Nordstrom bans fur and exotic animal skins
The policy will be active across the company's portfolio, including Nordstrom, Nordstrom Rack and Last Chance stores, as well as Nordstrom's e-commerce sites. The commitment was made in partnership with the Humane Society of the United States.
"As a leading fashion retailer, we're committed to delivering the best possible service and merchandise for our customers," said Teri Bariquit, chief merchandising officer at Nordstrom.
"Delivering on that commitment means continually listening to customer feedback and evolving our product offering to ensure we're meeting their needs. As part of our ongoing product evolution, we've been working with the Humane Society of the United States and recently made the decision to stop offering products made with genuine fur or exotic animal skin in any of our stores or online. Our private label brands haven't used these materials for years, so extending this policy to all the brands we carry is a natural next step for our business."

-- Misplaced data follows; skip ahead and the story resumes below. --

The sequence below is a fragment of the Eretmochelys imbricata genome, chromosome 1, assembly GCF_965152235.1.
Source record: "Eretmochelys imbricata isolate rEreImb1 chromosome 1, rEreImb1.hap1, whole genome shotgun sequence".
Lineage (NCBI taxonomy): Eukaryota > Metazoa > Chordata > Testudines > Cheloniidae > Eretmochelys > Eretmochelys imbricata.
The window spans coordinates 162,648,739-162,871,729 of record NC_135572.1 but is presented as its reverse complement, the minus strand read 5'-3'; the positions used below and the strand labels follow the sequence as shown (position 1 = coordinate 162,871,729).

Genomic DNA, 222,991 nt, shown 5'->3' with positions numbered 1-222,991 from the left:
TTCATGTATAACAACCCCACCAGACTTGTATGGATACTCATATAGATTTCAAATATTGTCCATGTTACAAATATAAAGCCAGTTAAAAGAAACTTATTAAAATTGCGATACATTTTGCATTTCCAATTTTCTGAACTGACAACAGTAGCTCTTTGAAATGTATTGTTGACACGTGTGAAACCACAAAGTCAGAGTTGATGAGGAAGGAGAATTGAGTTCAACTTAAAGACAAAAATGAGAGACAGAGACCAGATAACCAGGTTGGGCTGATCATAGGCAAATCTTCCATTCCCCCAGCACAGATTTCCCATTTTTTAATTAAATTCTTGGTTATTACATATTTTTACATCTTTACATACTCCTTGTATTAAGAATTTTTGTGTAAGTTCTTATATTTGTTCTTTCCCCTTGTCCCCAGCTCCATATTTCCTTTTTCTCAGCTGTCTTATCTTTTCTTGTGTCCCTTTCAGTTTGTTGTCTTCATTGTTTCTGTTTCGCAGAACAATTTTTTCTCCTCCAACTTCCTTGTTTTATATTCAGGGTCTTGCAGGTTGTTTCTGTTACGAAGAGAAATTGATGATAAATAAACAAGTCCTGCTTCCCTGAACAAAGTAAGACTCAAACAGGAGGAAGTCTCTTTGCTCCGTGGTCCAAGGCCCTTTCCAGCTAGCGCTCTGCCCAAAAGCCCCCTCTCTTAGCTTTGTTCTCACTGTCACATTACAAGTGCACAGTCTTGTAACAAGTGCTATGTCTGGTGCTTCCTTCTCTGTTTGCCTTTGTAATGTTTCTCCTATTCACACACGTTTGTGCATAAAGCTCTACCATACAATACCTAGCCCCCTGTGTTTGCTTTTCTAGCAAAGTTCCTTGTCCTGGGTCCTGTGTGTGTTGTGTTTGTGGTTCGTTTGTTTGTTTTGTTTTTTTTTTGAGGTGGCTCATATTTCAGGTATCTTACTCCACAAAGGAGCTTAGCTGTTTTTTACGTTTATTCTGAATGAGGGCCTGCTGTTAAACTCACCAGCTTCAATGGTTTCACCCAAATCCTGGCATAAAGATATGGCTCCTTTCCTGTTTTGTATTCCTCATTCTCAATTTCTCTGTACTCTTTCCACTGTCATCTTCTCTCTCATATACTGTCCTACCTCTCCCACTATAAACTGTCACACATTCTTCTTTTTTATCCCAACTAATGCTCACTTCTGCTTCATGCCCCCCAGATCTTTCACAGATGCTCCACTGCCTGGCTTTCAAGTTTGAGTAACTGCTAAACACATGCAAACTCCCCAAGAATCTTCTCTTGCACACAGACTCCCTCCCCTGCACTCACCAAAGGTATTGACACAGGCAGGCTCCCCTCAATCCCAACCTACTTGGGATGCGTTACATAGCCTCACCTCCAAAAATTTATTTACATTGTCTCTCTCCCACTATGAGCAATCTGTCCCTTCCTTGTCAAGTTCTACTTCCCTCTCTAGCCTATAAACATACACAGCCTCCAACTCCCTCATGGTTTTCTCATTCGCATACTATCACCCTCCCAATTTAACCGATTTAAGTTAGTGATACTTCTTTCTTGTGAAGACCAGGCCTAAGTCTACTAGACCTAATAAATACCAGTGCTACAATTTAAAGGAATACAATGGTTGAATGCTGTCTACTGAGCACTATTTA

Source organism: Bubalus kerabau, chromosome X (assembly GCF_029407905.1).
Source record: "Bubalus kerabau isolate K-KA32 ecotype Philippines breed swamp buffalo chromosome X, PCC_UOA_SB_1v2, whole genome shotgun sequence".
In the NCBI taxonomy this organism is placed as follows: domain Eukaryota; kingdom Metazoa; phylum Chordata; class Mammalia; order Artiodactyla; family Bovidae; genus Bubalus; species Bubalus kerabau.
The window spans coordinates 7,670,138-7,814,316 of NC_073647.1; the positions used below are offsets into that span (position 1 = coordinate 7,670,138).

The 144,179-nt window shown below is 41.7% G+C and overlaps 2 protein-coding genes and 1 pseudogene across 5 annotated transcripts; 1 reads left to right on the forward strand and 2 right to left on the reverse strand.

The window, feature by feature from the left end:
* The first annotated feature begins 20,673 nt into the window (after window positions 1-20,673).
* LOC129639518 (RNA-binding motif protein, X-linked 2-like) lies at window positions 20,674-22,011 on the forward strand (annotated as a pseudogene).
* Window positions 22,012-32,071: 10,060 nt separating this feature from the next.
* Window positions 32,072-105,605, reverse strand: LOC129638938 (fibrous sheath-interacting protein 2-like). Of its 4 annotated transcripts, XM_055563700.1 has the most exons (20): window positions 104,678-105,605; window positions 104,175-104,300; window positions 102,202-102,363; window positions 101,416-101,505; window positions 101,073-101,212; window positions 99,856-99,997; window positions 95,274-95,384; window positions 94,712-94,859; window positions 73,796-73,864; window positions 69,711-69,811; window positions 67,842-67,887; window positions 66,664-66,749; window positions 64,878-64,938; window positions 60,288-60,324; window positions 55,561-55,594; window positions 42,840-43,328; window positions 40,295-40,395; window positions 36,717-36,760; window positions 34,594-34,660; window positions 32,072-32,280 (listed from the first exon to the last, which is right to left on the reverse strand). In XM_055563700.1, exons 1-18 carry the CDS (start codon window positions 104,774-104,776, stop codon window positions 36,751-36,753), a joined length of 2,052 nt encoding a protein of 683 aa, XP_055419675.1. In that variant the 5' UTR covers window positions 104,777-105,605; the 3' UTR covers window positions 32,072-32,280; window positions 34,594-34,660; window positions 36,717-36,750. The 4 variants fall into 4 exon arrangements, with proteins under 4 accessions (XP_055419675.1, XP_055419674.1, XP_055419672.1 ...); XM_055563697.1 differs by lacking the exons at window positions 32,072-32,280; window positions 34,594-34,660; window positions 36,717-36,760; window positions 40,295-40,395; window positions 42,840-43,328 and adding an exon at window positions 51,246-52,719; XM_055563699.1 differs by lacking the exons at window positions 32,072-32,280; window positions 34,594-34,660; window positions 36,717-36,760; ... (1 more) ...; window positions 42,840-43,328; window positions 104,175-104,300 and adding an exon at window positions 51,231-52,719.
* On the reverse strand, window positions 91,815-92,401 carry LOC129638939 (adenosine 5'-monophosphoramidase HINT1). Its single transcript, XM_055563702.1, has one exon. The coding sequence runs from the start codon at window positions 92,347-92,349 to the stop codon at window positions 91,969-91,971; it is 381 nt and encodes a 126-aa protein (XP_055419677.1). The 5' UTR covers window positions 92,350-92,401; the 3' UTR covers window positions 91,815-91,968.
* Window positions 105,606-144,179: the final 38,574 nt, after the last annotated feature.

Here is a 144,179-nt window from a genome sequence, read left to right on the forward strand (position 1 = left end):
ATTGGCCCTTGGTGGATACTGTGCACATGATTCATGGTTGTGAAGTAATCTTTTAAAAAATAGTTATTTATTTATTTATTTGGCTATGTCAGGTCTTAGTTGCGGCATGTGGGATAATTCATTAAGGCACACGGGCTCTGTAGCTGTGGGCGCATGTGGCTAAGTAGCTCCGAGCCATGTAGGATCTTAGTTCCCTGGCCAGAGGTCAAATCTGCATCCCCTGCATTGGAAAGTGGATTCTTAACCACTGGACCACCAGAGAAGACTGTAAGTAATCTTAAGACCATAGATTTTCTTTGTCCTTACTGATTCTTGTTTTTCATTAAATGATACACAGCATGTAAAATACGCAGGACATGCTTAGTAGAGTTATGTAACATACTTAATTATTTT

The change comes as a growing number of members of the fashion industry choose to stop selling fur. Last year, both Macy's and Bloomingdale's announced their decision to go fur-free by 2021, joining commitments from brands like Burberry and Prada. 0n an even larger scale, California became the first U.S. state to ban the sale of animal fur products state-wide this past October.
"We applaud Nordstrom for ending the sale of fur and becoming the first U.S. based retailer to ban exotic animal skins," said Kitty Block, president and CEO of the Humane Society of the United States.
"This is a pivotal step toward a more humane business model and a safer world for animals, sending a clear message that animals should not suffer for the sake of fashion. Nordstrom's decision will surely have a ripple effect on other influential fashion leaders."
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